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Alaska EAAers Fight Proposal to Double Local Aircraft Tax

October 21, 2010 — Aircraft owners in Anchorage, Alaska, which includes many EAA members, are threatening a lawsuit if the Municipality of Anchorage Assembly doubles the aircraft tax at its meeting next week, October 26. The Assembly will reportedly consider raising the tax from a flat $75 on all single engine aircraft and $125 on twins to $150 and $250, respectively. The aircraft owners protest that such a tax increase would be discriminatory as it singles out aircraft as opposed to other motorized recreational vehicles like ATVs, snowmobiles, RVs, and boats.

“They are planning to unfairly single out us airplane owners,” wrote Lars Gleitsmann, director of government affairs for EAA Chapter 42, in an e-mail to EAA. At the Wednesday (October 20) meeting of the Birchwood Airport (BCV) Association, members discussed strategy, including letters, e-mails, phone calls, and personal visits to lawmakers to stress their opposition to the tax increase. Gleitsmann vowed that the Anchorage chapter, the Birchwood Airport Association, and the Mat-Su-Valley EAAers would all join the fight to oppose the increase.

“There are about 400 airplanes at BCV alone,” Gleitsmann wrote. “How can a city so totally dependent on Aviation be so rude and ruthless to the activity that makes this place function?”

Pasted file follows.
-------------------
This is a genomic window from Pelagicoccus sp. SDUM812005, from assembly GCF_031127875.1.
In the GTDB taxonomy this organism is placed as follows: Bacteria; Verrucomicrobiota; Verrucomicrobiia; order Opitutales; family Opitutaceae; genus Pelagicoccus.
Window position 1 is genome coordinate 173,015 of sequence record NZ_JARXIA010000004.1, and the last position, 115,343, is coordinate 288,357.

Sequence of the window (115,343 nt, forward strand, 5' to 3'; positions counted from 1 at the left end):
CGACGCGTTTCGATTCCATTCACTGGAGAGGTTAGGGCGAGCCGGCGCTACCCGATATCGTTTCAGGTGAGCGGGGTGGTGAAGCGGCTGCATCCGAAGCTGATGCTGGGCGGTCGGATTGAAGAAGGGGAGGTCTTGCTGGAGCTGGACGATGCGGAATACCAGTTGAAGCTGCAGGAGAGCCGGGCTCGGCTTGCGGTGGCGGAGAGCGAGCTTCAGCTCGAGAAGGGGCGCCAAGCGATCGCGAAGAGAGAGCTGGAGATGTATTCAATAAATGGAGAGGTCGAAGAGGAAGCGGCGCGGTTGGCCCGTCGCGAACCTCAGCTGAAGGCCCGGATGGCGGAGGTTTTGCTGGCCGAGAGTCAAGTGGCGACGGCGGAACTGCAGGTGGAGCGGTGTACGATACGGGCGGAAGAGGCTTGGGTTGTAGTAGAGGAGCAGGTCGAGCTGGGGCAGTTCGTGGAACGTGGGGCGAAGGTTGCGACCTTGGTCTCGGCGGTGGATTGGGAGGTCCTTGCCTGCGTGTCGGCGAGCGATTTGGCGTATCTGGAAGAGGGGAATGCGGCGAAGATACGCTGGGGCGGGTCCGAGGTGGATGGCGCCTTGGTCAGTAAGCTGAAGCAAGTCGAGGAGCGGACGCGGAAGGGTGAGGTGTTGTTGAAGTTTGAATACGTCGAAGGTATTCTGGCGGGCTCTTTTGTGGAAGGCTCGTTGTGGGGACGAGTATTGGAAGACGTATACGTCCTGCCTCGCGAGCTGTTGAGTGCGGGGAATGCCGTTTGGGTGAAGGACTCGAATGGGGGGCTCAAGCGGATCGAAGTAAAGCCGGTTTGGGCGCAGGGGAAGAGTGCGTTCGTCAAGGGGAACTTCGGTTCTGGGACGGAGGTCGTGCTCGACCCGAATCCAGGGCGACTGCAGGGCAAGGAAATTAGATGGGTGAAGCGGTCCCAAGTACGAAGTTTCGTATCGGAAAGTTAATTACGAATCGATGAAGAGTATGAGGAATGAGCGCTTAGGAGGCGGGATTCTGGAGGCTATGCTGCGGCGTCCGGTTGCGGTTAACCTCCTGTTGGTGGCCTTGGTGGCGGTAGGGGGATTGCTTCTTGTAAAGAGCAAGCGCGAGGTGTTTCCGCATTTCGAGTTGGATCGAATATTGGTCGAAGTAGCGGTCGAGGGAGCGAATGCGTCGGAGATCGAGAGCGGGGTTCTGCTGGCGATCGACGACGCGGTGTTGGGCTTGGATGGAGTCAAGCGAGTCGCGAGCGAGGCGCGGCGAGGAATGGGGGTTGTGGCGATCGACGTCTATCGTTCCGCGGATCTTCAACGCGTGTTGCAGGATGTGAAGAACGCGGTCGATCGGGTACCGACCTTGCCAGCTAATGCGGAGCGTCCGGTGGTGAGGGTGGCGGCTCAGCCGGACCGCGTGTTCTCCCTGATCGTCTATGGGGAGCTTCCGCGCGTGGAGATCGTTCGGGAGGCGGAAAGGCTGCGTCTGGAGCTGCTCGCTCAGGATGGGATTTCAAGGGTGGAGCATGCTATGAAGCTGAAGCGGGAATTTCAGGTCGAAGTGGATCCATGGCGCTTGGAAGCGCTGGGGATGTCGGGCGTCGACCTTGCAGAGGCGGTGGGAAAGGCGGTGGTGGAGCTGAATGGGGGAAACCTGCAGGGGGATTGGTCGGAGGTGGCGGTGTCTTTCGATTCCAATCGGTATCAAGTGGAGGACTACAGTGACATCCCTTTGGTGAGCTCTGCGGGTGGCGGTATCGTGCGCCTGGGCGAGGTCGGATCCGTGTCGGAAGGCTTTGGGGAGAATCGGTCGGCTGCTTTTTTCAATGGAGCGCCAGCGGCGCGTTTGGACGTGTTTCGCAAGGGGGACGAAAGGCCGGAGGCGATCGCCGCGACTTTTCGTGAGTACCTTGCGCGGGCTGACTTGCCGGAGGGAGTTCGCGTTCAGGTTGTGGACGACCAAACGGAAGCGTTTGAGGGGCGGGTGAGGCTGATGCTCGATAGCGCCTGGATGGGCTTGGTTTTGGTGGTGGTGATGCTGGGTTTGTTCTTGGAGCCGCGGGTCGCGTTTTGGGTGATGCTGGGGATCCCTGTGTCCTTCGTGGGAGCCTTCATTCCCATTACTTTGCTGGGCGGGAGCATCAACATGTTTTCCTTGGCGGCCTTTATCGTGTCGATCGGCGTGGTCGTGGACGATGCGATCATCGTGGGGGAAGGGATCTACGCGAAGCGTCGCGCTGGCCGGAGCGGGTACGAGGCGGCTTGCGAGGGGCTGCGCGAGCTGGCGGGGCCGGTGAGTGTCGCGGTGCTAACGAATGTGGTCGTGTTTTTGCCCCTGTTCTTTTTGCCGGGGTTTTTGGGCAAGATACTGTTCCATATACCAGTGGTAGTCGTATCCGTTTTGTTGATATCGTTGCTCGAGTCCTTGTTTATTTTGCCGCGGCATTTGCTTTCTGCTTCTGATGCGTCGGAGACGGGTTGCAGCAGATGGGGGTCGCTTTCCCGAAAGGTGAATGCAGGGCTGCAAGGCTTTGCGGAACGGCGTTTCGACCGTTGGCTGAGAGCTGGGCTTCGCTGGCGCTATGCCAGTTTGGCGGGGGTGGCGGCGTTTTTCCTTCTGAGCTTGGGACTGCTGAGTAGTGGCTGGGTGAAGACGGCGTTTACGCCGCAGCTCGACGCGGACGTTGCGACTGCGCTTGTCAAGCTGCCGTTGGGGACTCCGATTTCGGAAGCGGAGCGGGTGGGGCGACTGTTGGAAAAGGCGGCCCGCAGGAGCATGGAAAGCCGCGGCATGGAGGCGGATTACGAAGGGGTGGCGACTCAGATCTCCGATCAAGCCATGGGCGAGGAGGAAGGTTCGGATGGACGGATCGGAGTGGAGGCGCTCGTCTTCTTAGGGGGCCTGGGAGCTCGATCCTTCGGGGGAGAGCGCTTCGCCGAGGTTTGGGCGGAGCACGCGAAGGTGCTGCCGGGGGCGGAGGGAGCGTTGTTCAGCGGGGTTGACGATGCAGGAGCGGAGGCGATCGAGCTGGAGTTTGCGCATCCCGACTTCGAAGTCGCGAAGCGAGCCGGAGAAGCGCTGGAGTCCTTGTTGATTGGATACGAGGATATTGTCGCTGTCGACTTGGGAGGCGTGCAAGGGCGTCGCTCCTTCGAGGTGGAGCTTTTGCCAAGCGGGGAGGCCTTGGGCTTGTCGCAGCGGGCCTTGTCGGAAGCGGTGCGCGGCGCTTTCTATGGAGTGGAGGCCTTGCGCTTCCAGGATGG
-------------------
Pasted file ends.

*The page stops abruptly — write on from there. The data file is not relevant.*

Aircraft owners also claim that the taxation is largely a cash-grab, saying that other than city-owned Merrill Field, services provided at area landing facilities are funded by state and federal dollars, with no contribution from the municipality.

Information from the municipal treasurer’s office indicate that, as of September 30, 2010,  there are 2,431 active accounts associated with the aircraft registration tax that generate $210,000 in tax revenue, which if doubled would create $420,000 in 2011. The current rates were established in 1995, replacing a former system that assessed a tax based on prevailing mill rates on the value of aircraft.

“EAA members in the Anchorage area are fighting this taxation issue in the correct manner,” noted Randy Hansen, EAA government relations director. “There is always a positive effect when city, county, state, and federal leaders are directly contacted by the citizens who vote for them. We continue to see the positive side of this personal contact effort many times over.”

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